Wednesday, 28 January 2009

Knock Knock

I read an opinion on some message board that the upcoming DVD release of Slaughter High might be Lionsgate’s way of testing the water before greenlighting a remake of the toilet swirly-revenge slasher. That I can’t see, I’m afraid; the name just doesn’t have the cultural stock of Friday the 13th or even My Bloody Valentine. On the other hand, I never thought anyone would want to remake Offerings, Night Screams or any of those goofy late-eighties slashers, either. But that’s pretty much what Joe Ariola has achieved with Knock Knock (2007)... Joe, I think I love you.



I can’t get enough of the low-budget likes of Offerings, Night Screams, Hell High and Psycho Cop. Although they lack the initial excitement and glimmers of originality that surround the slashers from the earlier half of the decade, they have an ambience all of their own – one soaked in pastel d├ęcor, cheesy rock, boring sleepovers, late nights at the mall, and deserted football fields. In fact, just thinking about it is making me want to watch The Last Slumber Party.

Knock Knock stirs in some MTV flash-editing and a touch of techno music but, really, it’s one of these late-80s efforts through and through, from its suspicious, slobbish janitor character to a masked killer that looks as though someone stuck Leatherface’s head on Michael Myers’ body. All that’s missing is a fat sheriff... I mean, there is a sheriff (with the unlikely name of Cutter) but he’s a weedy, scraggly-haired Johnny Depp type, so perhaps the makers were referencing Depp’s early role in A Nightmare on Elm Street. Or perhaps I’m reading too much into it.

The movie begins, aptly enough, with a knock-knock at the door of a nameless cheerleader. Actually, I don’t think it’s stated whether she’s a cheerleader or not, but she’s doing that whole T-shirt off-the-shoulder thing and, hell, this is a slasher movie so she probably is a cheerleader. Anyway, the point is: there’s a knock at the door and, when Nameless Cheerleader goes to answer it, there’s no one there. Creepy! Personally, I’d lock the door, go upstairs and listen to some Enya if that happened to me, but NC is made of sturdier stuff and answers several more mysterious knocks, with much the same result. On the last occasion, however, a pair of scary hands burst through the door and grab her by the throat! Either she’s late paying the Avon lady this month or there’s a killer on the loose who doesn’t mind the odd splinter.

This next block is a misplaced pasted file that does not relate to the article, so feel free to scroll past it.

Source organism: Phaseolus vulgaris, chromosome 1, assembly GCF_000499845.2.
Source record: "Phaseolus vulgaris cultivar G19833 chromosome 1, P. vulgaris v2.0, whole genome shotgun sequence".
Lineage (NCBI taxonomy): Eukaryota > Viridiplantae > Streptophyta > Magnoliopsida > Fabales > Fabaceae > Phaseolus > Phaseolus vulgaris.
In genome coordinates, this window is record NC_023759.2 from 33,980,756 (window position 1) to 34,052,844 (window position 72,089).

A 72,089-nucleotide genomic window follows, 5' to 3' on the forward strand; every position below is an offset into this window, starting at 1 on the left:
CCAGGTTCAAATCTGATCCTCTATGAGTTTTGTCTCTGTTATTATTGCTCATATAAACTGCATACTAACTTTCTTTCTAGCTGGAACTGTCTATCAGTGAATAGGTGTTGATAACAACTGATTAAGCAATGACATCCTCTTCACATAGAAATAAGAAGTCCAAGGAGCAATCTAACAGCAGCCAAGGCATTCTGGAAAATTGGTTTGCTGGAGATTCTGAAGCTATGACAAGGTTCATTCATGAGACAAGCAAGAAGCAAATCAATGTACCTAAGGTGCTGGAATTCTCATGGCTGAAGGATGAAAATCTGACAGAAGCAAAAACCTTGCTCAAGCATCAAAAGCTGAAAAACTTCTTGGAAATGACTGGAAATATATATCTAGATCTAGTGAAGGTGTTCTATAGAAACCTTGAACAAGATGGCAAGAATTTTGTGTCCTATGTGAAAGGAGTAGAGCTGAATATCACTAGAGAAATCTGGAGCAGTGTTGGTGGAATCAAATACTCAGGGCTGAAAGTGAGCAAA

I dare say the small town of Glass County is rocked to the core by this vicious crime but the next night’s school football game goes ahead as planned, although there don’t seem to be many extras in attendance. Afterwards, one of the players is ambushed and killed whilst walking home, and ends up skewered to his own front door with a set of ice picks. And, when I say “ambushed”, I really mean it! There’s no heavy-breathing stalker nonsense for this poor guy – just a killer who leaps out and gets stabby with the stabbing, no questions asked. Either he’s gone and got on the wrong side of a travelling ice pick salesman or there’s a killer on the loose who doesn’t mind the odd splinter and has no patience whatsoever!

What this case needs is a crack team of serial killer profiling experts all the way from the FBI... Or a busty blonde detective babe called Billie Vega and her sleuthing grandpa sidekick. Glass County goes with the latter and, with local teenagers dropping like gruesomely mutilated flies, it’s up to this mismatched duo to stop the killer before he knocks – and indeed kills – again.


I can’t knock Knock Knock. Throughout its running time, I feared it might be on the verge of copping out by taking the supernatural route (a bugbear of mine) but, no – it thankfully stays within the boundaries of a straight slasher movie, albeit one with a fetish for ghostly chanting on the soundtrack. In its final third, the action shifts slightly away from the teenage stalkees and towards the detectives, but this is something that happens in many an authentic 80s effort, too, like the entertaining Night School for one.

The points it loses for epileptic editing, Knock Knock gains back by liberally dishing out the gore. This is a killer who doesn’t just kill, but chops, lops and generally slops out the slasher mince – all seemingly without the aid of CGI. In fact there’s an impressive locker-room impalement I simply couldn’t get my head around, so it looks like I’ll be checking out the DVD’s make-up FX featurette to find out how they did it.


It’s not a model of suspense, then – or even sense – but, in terms of that all-important slasher atmosphere, Knock Knock is one that really delivers. Right to your door!

Rating: 3/5

3 comments:

Amanda By Night said...

Wowzers, wowee, wow-wow (and that last still is all kinds of AWESOME)! This sounds good fer sher. I'm going to check this out, I think!

Meep Parker said...

I totally agree. That last still derailed my train of thought and I can't remember what i was going to say. Other than, pure awesome!
Thanks Ross!

Corey said...

i rented this a few months ago and turned it off after the opening scene -- it seems i may have been too hasty in my condemnation of this film. i think i'll give it another look... thanks!